Aussie Voters Pin Sco-Mo As A Ford, And Shorten As A Tesla

Aussie Voters Pin Sco-Mo As A Ford, And Shorten As A Tesla

In the lead-up to Saturday’s election, Landor was curious to determine which brands voters most associated with our two leaders. It turns out ScoMo’s values are most closely associated with Ford and Shorten is more of a Tesla sort of guy. Hear why from Landor’s APAC president, Nick Foley (below image).

From many aspects, brands are just like people. In the same way that our minds subconsciously select values and attributes in those that we want to be friends with, a similar process occurs when deciding which brands to engage with.

With this in mind, we were curious to determine which brands voters in the upcoming federal election most associated our two leaders with.

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Our commissioned research looked at ten different categories, to which we overlaid the primary data collected with global research from Landor’s proprietary research tool, BAV (Brand Asset Valuator).*

The results of the study provide a useful insight into how each leader is perceived based on the brands either the PM or the leader of the opposition are associated with. One of the hot topics in the 2019 election is climate change.

Whilst some in the Liberal party are reluctant to acknowledge the warming of the planet, the ALP has put aside memories of pink bats from 2009 and has consistently campaigned on the need to work towards a cleaner future.

The majority of respondents in the survey attributed the PM with the Ford brand, whilst Bill Shorten was linked to Tesla.

The results are not that surprising given the PM’s penchant for brandishing lumps of coal and attending V8 car races at Bathurst. Although, the BAV data paints a mixed picture for the government. BAV data reveals that Tesla ranks much higher on differentiation and is held in higher esteem than Ford.

Conversely, Ford has much higher relevance amongst consumers and they also have a greater knowledge of Ford than they do Tesla. The correlations with the leadership candidates are not only interesting but valuable when one considers how voters often make a link between policy and personality. As well as looking at car brands the study assessed the leaders across a range of other product categories.

With regards to tech brands, it’s not quite a case of Sco-Mo being a PC and Bill being a Mac, but it’s close. The links with Microsoft and Huawei are not anything negative, however, it does indicate that the PM enjoys broad appeal when seen in the context of a power brand like Microsoft. Huawei is still a relatively new brand in Australia and is seen as a ‘different brand’ with strong links to China.

The benefit of overlaying the Landor Australian research with the BAV brand data is that it provides a unique insight into where each politician may be ‘leading’ and where they could be ‘lagging’. Using the BAV construct, brands that have ‘leading’ attributes are marked high on ‘relevance’ and ‘differentiation’. Whereas brands scoring high on ‘esteem’ and ‘knowledge’ are typically well-established brands that are often in a mature phase of the product lifecycle and benefit from higher levels of trust.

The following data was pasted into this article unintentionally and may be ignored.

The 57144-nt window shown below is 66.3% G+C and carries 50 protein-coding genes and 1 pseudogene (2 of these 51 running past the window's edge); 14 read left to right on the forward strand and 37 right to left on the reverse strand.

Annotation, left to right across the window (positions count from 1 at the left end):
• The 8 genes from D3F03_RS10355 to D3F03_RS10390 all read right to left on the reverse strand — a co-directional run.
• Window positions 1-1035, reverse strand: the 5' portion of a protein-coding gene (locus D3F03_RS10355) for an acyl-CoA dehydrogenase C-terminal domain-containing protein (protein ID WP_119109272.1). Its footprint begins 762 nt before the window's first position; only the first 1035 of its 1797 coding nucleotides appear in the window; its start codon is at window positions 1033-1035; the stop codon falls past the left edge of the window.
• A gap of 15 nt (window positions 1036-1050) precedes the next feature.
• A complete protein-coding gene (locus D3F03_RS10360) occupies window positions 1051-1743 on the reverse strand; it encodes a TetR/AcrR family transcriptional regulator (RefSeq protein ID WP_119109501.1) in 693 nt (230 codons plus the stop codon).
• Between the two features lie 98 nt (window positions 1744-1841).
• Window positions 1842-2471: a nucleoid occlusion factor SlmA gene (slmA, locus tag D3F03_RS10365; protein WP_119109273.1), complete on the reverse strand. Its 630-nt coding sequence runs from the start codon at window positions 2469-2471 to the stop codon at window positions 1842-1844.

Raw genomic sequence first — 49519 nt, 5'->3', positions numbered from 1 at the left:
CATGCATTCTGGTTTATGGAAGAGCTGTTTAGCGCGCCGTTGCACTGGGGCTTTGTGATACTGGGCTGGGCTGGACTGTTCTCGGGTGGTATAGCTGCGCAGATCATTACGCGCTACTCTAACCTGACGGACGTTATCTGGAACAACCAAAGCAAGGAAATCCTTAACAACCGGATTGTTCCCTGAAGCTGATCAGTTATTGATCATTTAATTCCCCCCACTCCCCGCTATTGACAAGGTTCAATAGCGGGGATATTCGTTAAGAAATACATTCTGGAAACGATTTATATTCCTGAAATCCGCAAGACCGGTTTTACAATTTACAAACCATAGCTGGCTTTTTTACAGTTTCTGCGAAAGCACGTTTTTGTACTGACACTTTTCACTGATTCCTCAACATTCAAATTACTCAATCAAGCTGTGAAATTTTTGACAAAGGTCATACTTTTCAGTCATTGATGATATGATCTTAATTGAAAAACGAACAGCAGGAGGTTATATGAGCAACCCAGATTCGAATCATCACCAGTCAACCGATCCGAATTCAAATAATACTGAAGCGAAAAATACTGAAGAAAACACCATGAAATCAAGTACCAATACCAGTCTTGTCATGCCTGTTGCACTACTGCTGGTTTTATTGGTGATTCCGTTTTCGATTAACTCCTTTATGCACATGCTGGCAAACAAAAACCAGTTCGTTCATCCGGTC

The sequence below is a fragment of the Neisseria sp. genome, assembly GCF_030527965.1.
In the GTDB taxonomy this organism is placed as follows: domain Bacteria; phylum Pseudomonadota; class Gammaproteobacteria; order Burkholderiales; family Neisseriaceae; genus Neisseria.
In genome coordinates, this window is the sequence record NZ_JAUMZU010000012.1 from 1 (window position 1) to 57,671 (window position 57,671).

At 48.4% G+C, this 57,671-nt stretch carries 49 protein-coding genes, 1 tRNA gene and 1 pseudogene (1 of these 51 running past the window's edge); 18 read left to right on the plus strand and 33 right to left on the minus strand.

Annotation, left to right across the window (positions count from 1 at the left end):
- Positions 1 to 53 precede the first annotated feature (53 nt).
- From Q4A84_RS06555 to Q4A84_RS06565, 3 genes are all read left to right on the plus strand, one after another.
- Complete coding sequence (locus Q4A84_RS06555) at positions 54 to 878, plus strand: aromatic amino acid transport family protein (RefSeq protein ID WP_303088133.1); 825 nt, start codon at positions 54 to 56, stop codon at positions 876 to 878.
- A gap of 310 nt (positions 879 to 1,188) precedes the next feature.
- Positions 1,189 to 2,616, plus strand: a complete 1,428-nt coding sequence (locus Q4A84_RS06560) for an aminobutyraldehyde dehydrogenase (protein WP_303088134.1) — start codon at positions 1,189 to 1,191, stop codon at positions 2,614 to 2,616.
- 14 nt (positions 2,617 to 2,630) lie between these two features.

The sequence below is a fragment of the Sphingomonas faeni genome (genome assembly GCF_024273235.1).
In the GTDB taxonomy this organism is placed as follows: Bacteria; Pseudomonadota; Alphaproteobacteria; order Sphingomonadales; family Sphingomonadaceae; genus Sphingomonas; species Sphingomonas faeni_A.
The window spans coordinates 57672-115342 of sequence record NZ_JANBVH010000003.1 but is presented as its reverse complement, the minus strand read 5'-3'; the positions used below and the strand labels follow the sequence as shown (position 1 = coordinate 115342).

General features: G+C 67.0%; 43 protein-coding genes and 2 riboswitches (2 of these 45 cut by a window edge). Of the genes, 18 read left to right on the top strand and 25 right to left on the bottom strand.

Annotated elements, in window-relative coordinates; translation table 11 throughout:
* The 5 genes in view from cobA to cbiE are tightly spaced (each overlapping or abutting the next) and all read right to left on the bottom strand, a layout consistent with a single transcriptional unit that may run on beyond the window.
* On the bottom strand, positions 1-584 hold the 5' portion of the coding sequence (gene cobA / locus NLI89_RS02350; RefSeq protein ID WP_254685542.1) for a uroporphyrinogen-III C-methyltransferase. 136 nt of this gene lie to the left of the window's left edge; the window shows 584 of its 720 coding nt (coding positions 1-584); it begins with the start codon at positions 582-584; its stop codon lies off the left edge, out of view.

Our brand study of Australian voters in this weekend’s federal election reveals that the PM enjoys a high attribution to brands like Ford, Microsoft, RM Williams and XXXX Gold. For the Liberal camp this suggests that Scott Morrison has a broad appeal with voters and is widely trusted by the electorate.

Bill Shorten and his advisors can view the research positively due to the differentiation some of the brands the opposition leader is associated with. By being attributed with brands like Huawei and Tesla, it appears Shorten is being rewarded for taking a lead on issues like climate change and forging stronger relations with China. Both of these issues are key points of difference between the government and the opposition and this is reflected in the survey results.

Other categories the study assessed included fast food, sport, fashion, airlines, telcos, banks and media companies. In the majority of responses, we saw there was a difference between Morrison and Shorten. According to the research, Bill’s a VB sort of a bloke whilst Scomo’s more a XXXX Gold kind of a guy. If the PM was a fast-food brand it would be Grill’d whilst the opposition leader would be Maccas.

The categories where the two leaders were most similar were banks, telcos and airlines.  This is not entirely surprising. It wasn’t that long ago that the government owned Qantas, The Commonwealth Bank and Telstra.

If either the Liberal party or the ALP were looking for any signs from this research, it would be this. Great brands stand for something whilst never standing still. They are nimble to risk and responsive to opportunity.  To succeed in the long term, great brands are designed for change. Future focused. Ever evolving. Such brands connect at a higher level and evoke emotion rather than reiterating facts. Striking the balance between relevance, differentiation, esteem and knowledge requires a deft touch.

The attribution of brands to the PM and opposition leader indicate that Morrison is held in reasonable esteem and has the appropriate level of relevance. These factors are less apparent for Shorten.

However, Shorten’s attribution to brands that are different and new aligns with persona that is restless and looking to move the agenda forward. In this case, the leaders are personal brands. On Saturday voters will have the choice between two personal brands.

Brand ScoMo is fairly established and voters have a solid knowledge of what he stands for. Brand Shorten is less understood, but the corollary of indicators suggest he is the more exciting brand to know.

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